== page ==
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34 matches for " core index":
Today's February CPI report is very unlikely to repeat January's surprise, when the core index was reported up 0.3%, a tenth more than expected.
Today's March CPI ought to provide further support for the idea that the trend rate of increase in the core index is running at about 0.2% per month, an annualized rate, if sustained, of about 2.5%.
The Mexican economy shrank by 0.2% quarter- on-quarter in Q2, according to the final GDP report, a tenth worse than the preliminary reading.
Brazil's economic prospects continue to deteriorate rapidly, due to a combination of rising political uncertainty, the failure of the new government to advance on reforms, and ongoing external threats.
Data released yesterday in Brazil support our base case that the IPCA inflation rate will remain relatively stable over the coming months, hovering around 2%.
Friday's CPI data for April provided the final piece of evidence for the significant Easter distortions in this year's data.
The declines in headline housing starts and building permits in June don't matter; both were depressed by declines in the wildly volatile multi-family components.
Inflation in Brazil remained subdued at the start of the second quarter, strengthening the odds for an additional interest rate cut next month, and opening the door for further stimulus in June.
The COPOM meeting minutes, released yesterday, brought a balanced message aimed at curbing market pricing of further rate cuts, in our view.
Data released in recent weeks have confirmed that the Andean economies retained a degree of momentum in Q4, with inflation well under con trol.
Data released on Friday showed that November inflation was in line with, or below, expectations in Brazil, Colombia and Chile.
The Fed's 50bp rate cut last week, aiming to shield the U.S. economy against Covid-19, has opened the door for some central banks in LatAm to emulate the move.
Headline inflation in Brazil remained low in October, and even breached the lower bound of the BCB's target range.
A steep drop in prices for financial services in January was a key factor behind the sharp slowdown in the rate of increase of the core PCE deflator in the first quarter, relative to the core CPI.
The wild gyrations in the core inflation numbers in recent months have made it hard to keep track of the underlying story.
We are all for ambitious economic targets, but the ECB's pledge to drive EZ core inflation in the Eurozone up to "below, but close to" 2% is particularly fanciful.
Reporting on German CPI data has been like watching paint dry in recent months, but that will change in the first half of the year.
After five straight undershoots to consensus, with the core CPI averaging monthly gains of just 0.05%, investors are asking hard questions about the Fed's belief -- and ours -- that core inflation is headed towards 2% in the not-too-distant future.
The average month-to-month increase in the core CPI in the past three months is a solid 0.20, much firmer than the 0.05% average over the previous five months, stretching back to the first of the run of downside surprises, in March.
With the exception of Mexico, November inflation was or below expectations in LatAm. Mexico's overshoot increases the likelihood that Banxico will hike its reference rate at the next board meeting on December 20.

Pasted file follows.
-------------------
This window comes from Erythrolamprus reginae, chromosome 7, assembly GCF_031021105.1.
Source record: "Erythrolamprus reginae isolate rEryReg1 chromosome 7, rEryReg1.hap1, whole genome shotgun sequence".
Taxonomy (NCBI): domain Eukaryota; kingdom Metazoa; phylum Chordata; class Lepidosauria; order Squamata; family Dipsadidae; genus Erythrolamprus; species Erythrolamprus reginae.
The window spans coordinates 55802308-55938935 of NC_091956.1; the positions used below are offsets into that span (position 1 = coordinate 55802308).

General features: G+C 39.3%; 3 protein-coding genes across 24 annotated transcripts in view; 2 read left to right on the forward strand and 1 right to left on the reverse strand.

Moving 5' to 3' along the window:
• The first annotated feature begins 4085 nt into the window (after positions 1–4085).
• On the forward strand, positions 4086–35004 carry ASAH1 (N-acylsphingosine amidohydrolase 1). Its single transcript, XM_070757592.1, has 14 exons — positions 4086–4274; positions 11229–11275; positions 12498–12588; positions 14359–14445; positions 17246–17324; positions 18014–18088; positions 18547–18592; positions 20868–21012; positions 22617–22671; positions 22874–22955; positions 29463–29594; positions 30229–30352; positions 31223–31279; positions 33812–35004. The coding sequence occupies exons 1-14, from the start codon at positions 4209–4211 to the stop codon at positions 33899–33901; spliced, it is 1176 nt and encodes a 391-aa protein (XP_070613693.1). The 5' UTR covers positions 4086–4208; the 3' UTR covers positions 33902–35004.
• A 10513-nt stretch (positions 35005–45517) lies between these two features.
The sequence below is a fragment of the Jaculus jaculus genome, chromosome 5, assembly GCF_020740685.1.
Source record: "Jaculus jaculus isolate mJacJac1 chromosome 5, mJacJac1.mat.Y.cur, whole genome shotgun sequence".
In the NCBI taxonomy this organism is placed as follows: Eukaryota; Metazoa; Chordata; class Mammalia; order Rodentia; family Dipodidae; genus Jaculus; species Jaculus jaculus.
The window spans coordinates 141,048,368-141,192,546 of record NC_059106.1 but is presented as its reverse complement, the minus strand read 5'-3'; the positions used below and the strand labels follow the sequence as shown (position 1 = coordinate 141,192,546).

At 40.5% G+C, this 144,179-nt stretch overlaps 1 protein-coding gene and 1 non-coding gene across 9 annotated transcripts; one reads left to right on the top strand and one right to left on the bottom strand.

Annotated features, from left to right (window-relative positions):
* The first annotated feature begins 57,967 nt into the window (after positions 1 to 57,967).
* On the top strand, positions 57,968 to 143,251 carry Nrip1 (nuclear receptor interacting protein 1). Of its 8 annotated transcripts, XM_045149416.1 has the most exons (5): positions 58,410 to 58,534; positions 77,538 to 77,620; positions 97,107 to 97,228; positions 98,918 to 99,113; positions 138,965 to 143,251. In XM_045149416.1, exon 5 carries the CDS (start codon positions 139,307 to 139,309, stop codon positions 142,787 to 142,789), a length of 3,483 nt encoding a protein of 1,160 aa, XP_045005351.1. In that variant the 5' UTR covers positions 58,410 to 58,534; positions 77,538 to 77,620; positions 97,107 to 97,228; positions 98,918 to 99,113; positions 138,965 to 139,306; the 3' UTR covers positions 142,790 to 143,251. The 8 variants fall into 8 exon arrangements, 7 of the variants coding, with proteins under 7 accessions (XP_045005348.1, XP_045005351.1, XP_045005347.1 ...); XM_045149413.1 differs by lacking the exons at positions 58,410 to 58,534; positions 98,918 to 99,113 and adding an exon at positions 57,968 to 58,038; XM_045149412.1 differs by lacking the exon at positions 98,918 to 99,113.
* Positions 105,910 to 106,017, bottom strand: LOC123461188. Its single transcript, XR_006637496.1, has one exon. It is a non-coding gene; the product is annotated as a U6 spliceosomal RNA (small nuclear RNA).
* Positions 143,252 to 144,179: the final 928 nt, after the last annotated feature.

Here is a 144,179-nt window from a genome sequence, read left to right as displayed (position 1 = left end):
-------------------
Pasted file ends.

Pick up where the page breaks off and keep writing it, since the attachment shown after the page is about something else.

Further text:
Yesterday's economic headlines in the Eurozone were pleasant reading.
All eyes today will be on the core PCE deflator for January, following the unexpectedly large 0.3% increase in the core CPI.
We'd be surprised to see a repeat today of August's very modest 0.08% increase in the core CPI.
On the face of it, our forecast of higher core inflation by the end of this year is seriously challenged by the recent data.
The Mexican industrial sector is struggling. December industrial output fell 0.4% month-to-month, the third consecutive drop, driven mainly by a similar decline in mining/oil output.
We have no argument with the FOMC's view that the Covid crisis is a disinflationary event, but the run of three straight outright month-to-month declines in the core CPI likely came to an end in June.
The 0.4% August core CPI print was close to our expectations, and it likely will look much the same in September and October, driven by the same forces.
Inflation in Brazil Ended 2019 Above the BCB's Target; 2020 will be Fine
Data released yesterday support our view that the Brazilian retail sector has gathered strength in recent months, following a weak Q2, when activity was hit by the truckers' strike.
The April CPI report today will be watched even more closely than usual, after the surprise 0.12% month-to-month fall in the March core index. The biggest single driver of the dip was a record 7.0% plunge in cellphone service plan prices, reflecting Verizon's decision to offer an unlimited data option.
The undershoot in the April core CPI wasn't a huge surprise to us; the downside risk we set out in yesterday's Monitor duly materialized, with used car prices dropping by a hefty 1.6% month-to-month, subtracting 0.05% from the core index.
Core inflation failed in May to record its fifth straight 0.2% increase, but--on the 200th anniversary of the Battle of Waterloo--we are obliged to point out that it was the nearest-run thing you ever saw. As published, the core index rose 0.145%, but favorable rounding--at the fourth decimal place--did the job.
German data yesterday indicate that inflation pressures have, so far, been resilient in the face of the recent collapse in oil prices. Inflation rose to 0.5% year-over-year in January from 0.3% in December, partly due to base effects pushing up the year-over-year rate in energy prices, but core inflation rose too. The detailed state data indicate that almost all key components of the core index contributed positively, lead by leisure and recreation and healthcare.
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